This starts with another interesting finding related to racism in USA in 1920s. When asked over the phone to accommodate Asian person 90% of clerks in hotels refused to do it. However when Asian individuals actually come in person the accommodation was refused only once out of 251 attempts. Similar experiment in our time demonstrated another version of the same result: vast majority of individuals predicted that they would be outraged by racist joke if told in their presence. In reality when it did happen overwhelming majority did nothing and expressed no discomfort. Author also recounts the famous Milgram research on obedience when people consistently cannot predict how far they would go in compliance with clearly cruel and inhumane orders. More benign form of this poor self-knowledge is our usual inability to correctly estimate how long it would take to accomplish a task. From here author provides key analogy for complex structure of our mind that contains huge amount of unconscious processing and much smaller amount of conscious: house where what we see is our conscious perception of house, but much bigger part of house: foundation, plumbing, wiring and such is invisible. The brain is constantly at work to generate finished product for consciousness from chaotic bits and pieces of information provided by senses. This subconscious process really drives our actions for which we come up with logical explanations afterword. One of manifestation of this is human ability filter out facts that are not consistent with their believes whether these are political, religious, or any other strongly help believes.
PART 2 DOES IT HAVE A MIND?
3 How We Dehumanize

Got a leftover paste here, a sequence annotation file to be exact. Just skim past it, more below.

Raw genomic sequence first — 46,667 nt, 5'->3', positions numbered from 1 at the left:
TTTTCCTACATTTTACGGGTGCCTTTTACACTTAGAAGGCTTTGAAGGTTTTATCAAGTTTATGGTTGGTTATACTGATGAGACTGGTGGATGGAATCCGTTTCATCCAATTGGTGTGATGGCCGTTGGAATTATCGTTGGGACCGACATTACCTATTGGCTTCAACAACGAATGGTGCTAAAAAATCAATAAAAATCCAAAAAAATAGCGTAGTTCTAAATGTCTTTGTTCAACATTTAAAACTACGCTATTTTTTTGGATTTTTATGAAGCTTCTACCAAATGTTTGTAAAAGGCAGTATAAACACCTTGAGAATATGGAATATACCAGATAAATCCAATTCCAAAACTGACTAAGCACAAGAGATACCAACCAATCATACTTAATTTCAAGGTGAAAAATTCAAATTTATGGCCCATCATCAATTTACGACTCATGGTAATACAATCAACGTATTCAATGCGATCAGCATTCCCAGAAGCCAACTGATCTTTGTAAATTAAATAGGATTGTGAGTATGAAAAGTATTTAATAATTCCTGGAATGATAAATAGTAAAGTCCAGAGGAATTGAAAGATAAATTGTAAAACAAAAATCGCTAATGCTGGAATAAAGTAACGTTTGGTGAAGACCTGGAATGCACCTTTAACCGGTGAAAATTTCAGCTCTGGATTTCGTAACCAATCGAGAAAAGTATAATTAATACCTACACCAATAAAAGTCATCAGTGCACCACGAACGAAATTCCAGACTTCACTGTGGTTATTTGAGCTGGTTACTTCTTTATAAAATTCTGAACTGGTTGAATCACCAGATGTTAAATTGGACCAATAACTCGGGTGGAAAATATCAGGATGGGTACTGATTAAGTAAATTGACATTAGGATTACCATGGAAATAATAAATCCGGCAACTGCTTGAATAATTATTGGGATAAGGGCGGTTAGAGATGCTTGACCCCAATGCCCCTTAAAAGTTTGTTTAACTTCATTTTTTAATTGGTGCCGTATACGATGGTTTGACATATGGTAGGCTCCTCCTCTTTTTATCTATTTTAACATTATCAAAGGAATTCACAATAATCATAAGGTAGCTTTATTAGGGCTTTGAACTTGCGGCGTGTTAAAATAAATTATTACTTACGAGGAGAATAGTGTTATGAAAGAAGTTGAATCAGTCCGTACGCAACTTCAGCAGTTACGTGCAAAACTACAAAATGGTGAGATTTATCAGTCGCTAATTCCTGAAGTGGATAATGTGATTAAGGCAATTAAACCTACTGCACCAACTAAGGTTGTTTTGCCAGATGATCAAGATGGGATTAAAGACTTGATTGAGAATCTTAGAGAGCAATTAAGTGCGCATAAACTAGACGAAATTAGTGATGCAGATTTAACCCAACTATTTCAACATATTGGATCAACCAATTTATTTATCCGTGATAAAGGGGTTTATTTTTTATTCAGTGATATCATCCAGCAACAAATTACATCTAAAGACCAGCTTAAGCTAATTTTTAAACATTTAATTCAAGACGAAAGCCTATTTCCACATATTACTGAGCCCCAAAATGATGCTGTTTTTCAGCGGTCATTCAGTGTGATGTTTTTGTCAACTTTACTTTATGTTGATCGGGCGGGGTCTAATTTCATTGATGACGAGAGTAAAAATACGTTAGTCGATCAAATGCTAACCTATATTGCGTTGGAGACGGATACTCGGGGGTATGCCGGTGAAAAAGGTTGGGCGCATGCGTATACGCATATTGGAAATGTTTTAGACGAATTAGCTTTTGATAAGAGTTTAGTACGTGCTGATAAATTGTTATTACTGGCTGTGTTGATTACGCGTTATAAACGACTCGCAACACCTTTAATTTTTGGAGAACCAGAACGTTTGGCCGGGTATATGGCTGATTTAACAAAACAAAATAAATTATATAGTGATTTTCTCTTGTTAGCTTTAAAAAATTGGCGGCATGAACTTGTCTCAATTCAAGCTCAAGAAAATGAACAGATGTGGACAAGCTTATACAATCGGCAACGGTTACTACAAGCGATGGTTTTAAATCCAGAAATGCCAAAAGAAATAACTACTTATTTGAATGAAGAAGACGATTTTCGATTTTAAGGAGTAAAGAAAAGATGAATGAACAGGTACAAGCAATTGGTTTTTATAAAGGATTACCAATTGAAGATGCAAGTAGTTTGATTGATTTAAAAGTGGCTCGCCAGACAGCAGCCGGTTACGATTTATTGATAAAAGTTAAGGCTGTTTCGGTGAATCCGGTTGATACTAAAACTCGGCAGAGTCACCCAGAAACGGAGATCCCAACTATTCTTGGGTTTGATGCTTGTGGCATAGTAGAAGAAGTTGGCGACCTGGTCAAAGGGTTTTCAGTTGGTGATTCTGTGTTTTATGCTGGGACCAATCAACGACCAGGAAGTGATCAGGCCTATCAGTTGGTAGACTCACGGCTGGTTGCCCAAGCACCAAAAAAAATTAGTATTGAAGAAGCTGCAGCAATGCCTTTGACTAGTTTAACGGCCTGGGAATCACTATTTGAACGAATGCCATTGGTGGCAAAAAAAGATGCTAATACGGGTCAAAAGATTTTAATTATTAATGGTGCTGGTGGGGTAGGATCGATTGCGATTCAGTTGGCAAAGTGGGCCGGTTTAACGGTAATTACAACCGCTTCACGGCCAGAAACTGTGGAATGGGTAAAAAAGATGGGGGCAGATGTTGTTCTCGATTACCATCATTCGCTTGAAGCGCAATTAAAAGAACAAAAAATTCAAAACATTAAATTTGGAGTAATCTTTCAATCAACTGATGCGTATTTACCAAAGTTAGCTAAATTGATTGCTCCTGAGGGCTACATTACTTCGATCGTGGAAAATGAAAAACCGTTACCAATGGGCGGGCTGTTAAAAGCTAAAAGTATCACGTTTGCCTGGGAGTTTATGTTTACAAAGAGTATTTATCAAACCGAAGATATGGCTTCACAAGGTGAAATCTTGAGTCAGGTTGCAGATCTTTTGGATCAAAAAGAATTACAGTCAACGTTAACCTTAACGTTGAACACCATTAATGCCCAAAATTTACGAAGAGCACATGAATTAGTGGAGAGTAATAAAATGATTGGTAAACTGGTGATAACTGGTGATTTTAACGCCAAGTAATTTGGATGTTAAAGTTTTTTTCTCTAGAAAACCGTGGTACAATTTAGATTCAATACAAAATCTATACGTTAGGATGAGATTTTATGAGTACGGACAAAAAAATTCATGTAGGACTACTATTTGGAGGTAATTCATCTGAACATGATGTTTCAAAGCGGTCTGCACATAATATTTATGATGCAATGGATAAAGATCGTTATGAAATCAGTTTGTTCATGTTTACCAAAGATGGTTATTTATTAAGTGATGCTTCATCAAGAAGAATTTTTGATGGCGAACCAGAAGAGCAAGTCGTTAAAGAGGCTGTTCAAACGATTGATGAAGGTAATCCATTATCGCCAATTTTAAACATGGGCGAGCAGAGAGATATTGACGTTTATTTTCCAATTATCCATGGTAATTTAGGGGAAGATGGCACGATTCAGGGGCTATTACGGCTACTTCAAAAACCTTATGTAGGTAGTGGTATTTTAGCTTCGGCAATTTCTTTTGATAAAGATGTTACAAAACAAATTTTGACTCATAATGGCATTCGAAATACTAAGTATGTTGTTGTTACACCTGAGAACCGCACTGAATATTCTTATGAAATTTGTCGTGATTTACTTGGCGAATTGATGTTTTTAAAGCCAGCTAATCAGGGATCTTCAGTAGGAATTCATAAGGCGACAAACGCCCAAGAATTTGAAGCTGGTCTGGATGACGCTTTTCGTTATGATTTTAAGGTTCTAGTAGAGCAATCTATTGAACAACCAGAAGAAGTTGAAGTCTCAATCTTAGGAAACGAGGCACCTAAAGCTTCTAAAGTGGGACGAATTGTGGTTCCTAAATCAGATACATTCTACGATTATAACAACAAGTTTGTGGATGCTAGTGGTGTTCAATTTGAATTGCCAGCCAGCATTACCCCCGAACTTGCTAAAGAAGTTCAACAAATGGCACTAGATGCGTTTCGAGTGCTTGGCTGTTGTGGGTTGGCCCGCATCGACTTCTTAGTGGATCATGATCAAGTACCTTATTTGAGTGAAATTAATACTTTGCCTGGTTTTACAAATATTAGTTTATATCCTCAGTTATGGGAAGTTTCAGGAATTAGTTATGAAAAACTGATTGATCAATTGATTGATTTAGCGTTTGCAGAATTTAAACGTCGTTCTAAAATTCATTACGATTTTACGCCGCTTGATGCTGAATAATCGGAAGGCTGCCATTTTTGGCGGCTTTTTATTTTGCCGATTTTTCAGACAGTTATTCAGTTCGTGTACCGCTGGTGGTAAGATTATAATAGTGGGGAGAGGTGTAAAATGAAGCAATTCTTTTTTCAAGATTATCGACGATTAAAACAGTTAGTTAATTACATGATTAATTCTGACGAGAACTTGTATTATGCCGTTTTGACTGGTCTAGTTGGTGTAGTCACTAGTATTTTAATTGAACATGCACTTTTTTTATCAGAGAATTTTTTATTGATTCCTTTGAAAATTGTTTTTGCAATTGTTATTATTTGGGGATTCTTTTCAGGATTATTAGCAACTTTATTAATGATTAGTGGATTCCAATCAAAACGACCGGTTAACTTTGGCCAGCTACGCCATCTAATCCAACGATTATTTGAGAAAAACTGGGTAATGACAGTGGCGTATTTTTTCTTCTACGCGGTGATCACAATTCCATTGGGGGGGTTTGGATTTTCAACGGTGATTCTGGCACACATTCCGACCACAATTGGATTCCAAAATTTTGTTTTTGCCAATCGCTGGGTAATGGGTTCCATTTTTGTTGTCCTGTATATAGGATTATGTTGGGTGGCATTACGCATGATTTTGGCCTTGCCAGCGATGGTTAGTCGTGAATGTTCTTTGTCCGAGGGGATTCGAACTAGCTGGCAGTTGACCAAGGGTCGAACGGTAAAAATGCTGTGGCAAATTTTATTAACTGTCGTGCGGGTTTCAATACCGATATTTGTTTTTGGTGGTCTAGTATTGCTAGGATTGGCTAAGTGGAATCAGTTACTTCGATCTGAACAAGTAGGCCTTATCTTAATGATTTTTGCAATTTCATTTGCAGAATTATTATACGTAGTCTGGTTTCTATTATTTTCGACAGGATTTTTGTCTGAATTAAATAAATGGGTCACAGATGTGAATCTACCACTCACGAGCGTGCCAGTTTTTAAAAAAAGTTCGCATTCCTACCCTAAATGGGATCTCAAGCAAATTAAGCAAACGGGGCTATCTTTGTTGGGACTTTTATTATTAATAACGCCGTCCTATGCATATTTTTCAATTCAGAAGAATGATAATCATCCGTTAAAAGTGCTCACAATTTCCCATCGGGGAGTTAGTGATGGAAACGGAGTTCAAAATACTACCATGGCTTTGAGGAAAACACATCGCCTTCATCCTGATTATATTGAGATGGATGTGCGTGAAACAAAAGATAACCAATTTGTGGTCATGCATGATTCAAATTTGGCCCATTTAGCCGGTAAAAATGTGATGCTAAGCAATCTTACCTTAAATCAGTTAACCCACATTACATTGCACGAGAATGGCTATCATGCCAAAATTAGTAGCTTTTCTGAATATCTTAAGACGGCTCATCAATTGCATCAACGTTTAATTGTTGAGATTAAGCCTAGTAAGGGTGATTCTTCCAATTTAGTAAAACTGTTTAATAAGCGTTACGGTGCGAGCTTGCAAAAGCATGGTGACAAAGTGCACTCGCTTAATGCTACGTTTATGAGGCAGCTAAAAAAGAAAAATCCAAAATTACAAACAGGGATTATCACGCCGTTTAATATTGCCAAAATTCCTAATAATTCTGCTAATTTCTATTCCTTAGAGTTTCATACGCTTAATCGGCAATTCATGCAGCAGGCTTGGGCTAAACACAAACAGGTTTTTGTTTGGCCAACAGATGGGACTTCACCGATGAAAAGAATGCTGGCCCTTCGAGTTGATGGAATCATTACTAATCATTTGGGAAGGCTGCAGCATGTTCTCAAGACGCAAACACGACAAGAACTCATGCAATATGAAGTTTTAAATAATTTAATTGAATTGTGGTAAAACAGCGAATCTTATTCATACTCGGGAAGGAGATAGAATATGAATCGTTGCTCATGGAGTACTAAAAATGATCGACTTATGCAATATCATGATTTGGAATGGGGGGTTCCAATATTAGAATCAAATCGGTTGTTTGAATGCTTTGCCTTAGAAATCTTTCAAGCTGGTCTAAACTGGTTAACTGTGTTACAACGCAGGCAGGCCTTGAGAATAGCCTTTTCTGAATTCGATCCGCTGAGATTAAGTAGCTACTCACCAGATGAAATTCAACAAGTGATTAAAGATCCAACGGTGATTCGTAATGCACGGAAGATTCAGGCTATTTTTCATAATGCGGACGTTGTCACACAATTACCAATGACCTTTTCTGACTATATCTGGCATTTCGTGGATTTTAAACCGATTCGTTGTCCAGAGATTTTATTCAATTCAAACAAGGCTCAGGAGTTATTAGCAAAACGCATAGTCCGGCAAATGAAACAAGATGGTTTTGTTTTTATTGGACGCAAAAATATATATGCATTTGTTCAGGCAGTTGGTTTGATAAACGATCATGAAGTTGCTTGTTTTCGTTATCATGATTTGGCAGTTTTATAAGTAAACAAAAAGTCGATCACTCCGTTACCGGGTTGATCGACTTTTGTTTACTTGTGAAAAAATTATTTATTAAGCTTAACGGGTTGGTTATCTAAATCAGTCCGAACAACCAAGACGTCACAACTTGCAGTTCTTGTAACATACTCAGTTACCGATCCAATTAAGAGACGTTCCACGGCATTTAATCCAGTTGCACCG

As it could be expected, the chapter on dehumanizing starts with story of American Indians and then moves to civil rights protests with signs “I am a man”. Then it goes to statement that distance makes other people remote and insignificant preventing our ability to sense their minds. However two triggers: physical sense and cognitive inferences could prevent the dehumanizing. Author provides example of physical sense trigger overriding dehumanizing environment by referring to the fact that majority of US soldiers in WWII did not really fired their weapons. The cognitive inference trigger demonstrated by referring to different parts of brain being activated when person observes other person’s pain than when person is in pain. Characteristically neither of these parts of brain activated when one looks at dehumanized objects. Another finding is that there are different degrees of dehumanizing so it could be said that it applied to everybody with various intensity. Author provides example from business and military to demonstrate levels of misunderstanding of other people due to refusal to assign to them the types of motivation as one claims for self.